The California legislature is poised to pass a first-in-the-nation inhibition to sprawl.
While green-minded folks have long bemoaned sprawl for replacing forests and farmland with pavement and pesticide-treated patches of grass, it's concern over global warming that has the legislature moving.
Sprawling suburban and exurban development contributes to global warming by spreading people out, so that their homes are separated from their work, school and recreation by such great distances that cars are the only method available to get from here to there. All those cars add to pollution that contributes to climate change. It goes deeper, as land carved up for suburbia would absorb more carbon emissions if left alone, for instance, and because city dwellers living in multistory buildings use less energy for heating and other energy costs, per capita, but transportation is a key factor.
California isn't going to pass some Draconian law against building a home in the suburbs. The state will just stop playing enabler to our sprawl addiction. If the law passes, and Gov. Schwarzenegger signs it, it would simply prioritize spending on road-building with climate protection as a chief priority.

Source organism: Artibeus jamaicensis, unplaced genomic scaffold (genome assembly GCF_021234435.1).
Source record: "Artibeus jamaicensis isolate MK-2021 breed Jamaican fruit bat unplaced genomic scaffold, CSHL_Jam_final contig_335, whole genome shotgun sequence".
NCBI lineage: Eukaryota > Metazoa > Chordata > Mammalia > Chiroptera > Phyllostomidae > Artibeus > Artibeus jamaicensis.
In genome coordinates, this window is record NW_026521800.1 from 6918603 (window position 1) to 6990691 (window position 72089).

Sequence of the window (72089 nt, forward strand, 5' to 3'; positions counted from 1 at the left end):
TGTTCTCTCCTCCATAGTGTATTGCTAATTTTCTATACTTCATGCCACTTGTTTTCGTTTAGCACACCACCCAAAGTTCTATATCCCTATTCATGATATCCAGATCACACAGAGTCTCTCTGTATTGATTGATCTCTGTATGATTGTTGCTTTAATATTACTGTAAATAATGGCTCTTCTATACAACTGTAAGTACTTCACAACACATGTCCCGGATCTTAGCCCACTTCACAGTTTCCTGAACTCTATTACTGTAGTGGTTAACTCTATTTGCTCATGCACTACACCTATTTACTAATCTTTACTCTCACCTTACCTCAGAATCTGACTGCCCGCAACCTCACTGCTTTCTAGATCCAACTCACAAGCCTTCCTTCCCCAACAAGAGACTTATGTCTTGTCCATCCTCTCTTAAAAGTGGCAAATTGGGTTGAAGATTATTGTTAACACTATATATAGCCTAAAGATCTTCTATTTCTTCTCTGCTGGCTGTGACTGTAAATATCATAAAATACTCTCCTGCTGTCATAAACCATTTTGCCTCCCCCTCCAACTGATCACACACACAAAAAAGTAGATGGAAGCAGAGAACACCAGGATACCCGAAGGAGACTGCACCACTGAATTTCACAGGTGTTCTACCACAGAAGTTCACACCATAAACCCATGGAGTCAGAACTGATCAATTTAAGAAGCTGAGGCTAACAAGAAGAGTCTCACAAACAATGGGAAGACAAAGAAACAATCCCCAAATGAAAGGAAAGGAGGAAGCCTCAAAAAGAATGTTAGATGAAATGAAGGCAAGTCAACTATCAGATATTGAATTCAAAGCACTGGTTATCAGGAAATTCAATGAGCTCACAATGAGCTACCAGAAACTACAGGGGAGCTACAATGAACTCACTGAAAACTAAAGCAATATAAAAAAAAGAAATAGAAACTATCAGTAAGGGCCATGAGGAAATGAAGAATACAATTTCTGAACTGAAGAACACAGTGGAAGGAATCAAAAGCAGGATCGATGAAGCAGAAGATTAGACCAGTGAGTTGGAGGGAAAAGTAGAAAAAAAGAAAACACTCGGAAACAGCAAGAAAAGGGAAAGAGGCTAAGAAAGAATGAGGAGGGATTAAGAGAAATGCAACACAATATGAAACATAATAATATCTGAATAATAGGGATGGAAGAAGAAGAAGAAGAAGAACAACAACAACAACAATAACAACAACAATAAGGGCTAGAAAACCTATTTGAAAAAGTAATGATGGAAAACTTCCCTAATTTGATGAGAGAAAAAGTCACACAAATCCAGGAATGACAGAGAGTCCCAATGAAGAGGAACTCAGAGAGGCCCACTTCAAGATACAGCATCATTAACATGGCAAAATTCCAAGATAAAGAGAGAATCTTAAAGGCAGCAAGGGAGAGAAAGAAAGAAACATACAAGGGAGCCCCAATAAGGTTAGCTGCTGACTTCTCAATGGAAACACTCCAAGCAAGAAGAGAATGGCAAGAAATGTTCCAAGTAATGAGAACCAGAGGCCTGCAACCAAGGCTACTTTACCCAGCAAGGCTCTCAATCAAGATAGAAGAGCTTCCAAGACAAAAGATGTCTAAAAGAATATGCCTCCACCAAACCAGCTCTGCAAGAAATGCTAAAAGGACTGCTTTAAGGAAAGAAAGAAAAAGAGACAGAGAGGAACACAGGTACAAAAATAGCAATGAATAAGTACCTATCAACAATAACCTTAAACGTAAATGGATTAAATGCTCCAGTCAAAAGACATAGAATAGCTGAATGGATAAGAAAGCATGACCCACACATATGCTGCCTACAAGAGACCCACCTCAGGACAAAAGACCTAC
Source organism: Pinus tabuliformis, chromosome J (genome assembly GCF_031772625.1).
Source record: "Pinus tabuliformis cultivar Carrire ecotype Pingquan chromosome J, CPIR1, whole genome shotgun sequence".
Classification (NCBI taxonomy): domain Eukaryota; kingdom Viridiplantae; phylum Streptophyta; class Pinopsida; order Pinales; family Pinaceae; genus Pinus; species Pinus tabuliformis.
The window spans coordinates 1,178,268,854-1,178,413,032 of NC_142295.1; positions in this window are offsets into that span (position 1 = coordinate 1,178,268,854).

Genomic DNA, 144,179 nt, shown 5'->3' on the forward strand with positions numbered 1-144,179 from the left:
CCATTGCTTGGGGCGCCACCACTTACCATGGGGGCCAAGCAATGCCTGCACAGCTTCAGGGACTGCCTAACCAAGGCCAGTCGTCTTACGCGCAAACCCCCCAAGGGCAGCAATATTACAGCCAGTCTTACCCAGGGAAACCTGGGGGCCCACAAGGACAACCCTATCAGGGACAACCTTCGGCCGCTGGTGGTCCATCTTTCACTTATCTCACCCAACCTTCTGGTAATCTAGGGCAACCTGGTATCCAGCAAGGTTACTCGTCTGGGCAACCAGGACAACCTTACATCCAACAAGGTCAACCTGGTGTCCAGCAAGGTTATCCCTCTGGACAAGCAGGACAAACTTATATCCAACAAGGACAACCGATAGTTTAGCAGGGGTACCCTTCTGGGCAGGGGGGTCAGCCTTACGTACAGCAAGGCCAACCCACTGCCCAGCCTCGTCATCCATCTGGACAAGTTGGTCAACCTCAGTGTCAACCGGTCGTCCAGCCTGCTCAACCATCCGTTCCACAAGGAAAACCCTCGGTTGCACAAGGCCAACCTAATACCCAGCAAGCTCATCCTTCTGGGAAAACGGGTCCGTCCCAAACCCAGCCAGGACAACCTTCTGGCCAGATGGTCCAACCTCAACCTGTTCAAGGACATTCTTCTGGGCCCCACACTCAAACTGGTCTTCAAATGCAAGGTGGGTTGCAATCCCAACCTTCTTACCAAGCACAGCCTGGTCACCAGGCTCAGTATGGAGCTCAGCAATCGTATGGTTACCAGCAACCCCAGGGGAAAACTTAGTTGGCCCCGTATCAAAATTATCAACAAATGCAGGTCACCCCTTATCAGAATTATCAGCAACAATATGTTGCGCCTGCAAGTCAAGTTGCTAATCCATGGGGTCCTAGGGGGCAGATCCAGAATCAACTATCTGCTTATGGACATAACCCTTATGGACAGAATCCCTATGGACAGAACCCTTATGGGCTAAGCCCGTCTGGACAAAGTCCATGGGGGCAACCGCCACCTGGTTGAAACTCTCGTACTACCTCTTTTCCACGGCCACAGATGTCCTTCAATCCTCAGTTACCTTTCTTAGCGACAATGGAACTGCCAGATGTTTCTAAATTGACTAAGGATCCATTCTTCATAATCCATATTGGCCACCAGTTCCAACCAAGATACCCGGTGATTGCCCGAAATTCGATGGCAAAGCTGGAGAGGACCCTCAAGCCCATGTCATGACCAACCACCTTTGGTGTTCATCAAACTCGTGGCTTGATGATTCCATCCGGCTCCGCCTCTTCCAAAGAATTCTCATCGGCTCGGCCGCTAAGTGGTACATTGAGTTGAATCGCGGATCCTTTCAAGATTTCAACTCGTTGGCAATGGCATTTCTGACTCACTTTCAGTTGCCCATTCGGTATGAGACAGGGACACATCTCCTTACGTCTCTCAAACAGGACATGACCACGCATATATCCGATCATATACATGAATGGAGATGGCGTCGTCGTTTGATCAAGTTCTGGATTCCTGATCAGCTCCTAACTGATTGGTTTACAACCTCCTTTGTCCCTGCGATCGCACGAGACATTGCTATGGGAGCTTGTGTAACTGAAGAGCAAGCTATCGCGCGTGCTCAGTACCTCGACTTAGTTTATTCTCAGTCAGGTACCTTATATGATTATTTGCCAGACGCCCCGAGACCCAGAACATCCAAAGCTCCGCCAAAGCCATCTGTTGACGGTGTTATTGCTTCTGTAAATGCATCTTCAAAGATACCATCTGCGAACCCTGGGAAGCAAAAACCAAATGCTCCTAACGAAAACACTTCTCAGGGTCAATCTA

The end result will likely be the same: no state-built highway on-ramp, no new pricey new private subdivision.
There are alternatives to sprawl. It doesn't mean the end to quiet communities in the country, or that everyone must live in a big city. New urbanism (alternately known as "smart growth," "neo-traditionalism" and a half-dozen other terms) promotes small, sustainable communities built around public transportation hubs, where schools, work and shopping are within walking or biking distance of most homes.
California, of course, isn't the only state with a sprawl addiction enabled by state spending. But it is among the few to have taken global warming so seriously: It aims to dial back the clock on its carbon emissions, so that by 2020, it will be emitting only as much as it did in 1990.
The rest of the country could learn from California's example. Nine of the 10 fastest-growing counties are located in the South or West, with water-stressed areas like Phoenix, Atlanta and parts of Texas among the leaders.
If concern over the availability of water in these drought-ridden (or desert) areas doesn't inspire communities to rein in sprawl, concern over global warming should.
Enter your city or zip code to get your local temperature and air quality and find local green food and recycling resources near you.